Method Heritage Series: Wilson Motorsports Class 1
Method Race Wheels has been covering iconic off-road vehicles in their Heritage Series, this episode covers Wilson Motorsports.
Method Race Wheels has been covering iconic off-road vehicles and vehicles running old-school liveries in their Heritage Series. In their latest segment, they cover Wilson Motorsports. A team that could be argued to be the longest-running Livery in off-road racing.
Whether you’ve been around off-road racing for 20 years or only just a few short years, everyone is going to recognize that white, yellow and blue livery. The Wilsons are a family racing team starting with the family patriarch Norm Wilson.
Norm owned a General contracting business and when the family wanted to unwind from a busy week they would head out to the desert with their dirt bikes. Sons Rick, Randy, and Ronny have been involved in off-road racing, almost from the very beginning. In 1972 the boys were helping out Ed Pearlman with a little race down in Parker Arizona called the NORRA DAM 500 (soon to be the Parker 400 a few years later). The boys were responsible for escorting the teams from the racecourse on the California side to the Arizona side. From there those boys were hooked.
Their first race was the SCORE Parker 400 in 1976 on a motorcycle. They would eventually move to three-wheelers, four-wheeled ATVs, and then finally into something with a roll cage. It was the early 80s when Norm decided to purchase the family’s first race car, a Class 5/1600 Baja bug.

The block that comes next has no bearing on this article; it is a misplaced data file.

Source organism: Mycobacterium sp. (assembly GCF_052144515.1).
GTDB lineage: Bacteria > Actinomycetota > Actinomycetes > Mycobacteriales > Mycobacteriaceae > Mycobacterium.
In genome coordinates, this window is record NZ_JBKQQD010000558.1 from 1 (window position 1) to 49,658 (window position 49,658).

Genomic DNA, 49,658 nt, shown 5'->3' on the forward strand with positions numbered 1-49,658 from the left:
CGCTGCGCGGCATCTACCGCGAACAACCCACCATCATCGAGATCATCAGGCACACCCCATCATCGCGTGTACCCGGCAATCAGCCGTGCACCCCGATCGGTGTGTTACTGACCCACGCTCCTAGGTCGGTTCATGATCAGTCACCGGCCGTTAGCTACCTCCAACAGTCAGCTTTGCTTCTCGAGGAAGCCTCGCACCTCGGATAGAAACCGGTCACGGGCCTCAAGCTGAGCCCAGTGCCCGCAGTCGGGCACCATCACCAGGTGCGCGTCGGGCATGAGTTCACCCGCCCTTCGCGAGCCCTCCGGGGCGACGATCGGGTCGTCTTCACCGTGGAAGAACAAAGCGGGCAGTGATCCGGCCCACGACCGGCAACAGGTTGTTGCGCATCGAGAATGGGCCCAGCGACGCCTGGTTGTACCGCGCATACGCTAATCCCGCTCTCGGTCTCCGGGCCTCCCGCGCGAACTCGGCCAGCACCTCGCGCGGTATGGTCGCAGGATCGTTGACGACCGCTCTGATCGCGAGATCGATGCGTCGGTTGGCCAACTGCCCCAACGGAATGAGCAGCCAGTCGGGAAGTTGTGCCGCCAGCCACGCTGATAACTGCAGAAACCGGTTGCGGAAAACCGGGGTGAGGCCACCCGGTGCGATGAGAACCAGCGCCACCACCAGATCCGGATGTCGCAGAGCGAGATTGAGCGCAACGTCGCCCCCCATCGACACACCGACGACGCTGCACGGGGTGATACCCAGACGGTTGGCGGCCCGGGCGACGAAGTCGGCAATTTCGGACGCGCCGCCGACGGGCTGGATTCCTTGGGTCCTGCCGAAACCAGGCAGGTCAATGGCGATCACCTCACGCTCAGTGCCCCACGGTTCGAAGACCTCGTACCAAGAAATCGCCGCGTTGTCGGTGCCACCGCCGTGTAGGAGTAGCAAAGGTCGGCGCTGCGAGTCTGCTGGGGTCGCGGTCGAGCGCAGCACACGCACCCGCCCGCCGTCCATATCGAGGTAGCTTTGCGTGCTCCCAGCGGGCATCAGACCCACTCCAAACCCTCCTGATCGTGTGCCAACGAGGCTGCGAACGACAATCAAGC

Randy and Ronny were still racing the three and four-wheelers so Rick would race with his father, but soon Randy would soon follow suit and move to four wheels and a cage. While the family was still fielding the Baja bug, it was decided that the boys wanted to go a little faster so in the late 80s they had a new two-seat Raceco built to compete in Class 10. Ronny was still racing his three-wheeler and in 1987 he teamed with some kid named Brett King and they would win the 1987 SCORE/HDRA Championship in class 43.
Their two-seat Raceco was absolutely beautiful and it was also around this time that the family hired Mike Stapleton as Crew Chief of the team. He was given the freedom to do what he thought would help them win. After the 1989 season, he decided to cut off that VW-styled beam front end and build a set of A-arms.
Legend has it that when Norm walked into the shop and saw the car cut in half, ol’ Mike thought he was going to kill him. Turns out it was one of the best decisions ever made as this design would help revolutionize the off-road racing industry.
After a couple more Championships in the Class 10 (1989 & 1992), the Wilsons took the next logical step and moved into Class 1 with a two-seat Jimco chassis for the 1995 season as the Class 10 was sold to Brad Zacka in Australia. As with any venture into a new class, it took a little while to work the bugs out but the Wilsons were once again winning races. Another car was added so the Wilsons were now a 2 car team in the highly competitive unlimited class.
Over the next couple of years, Rick and Ronny’s sons were getting to that age that they wanted to jump behind the wheel of a race car. Brian and Brad would start out in the 1600 class with limited suspension, then after proving themselves they moved up to the SCORE Lite class which gave them a little more power and a little more suspension.
It wouldn’t be long before that Brian and Brad were ready to step into the Class 1 cars with their dads. With the Jimco 2000 series vehicle running its course, the boys ordered up two new Jimco chassis’ for the unlimited class and it was on. With Brian and Brad getting faster and faster, Rick, Randy, and Ronny would find themselves driving less but being more hands-on behind the scenes.
Rick would step out of the race car and be a major player for the team with planning and logistics. Randy found a newfound love with an old series, NORRA. NORRA was brought back to life by Ed Pearlman’s son Mike.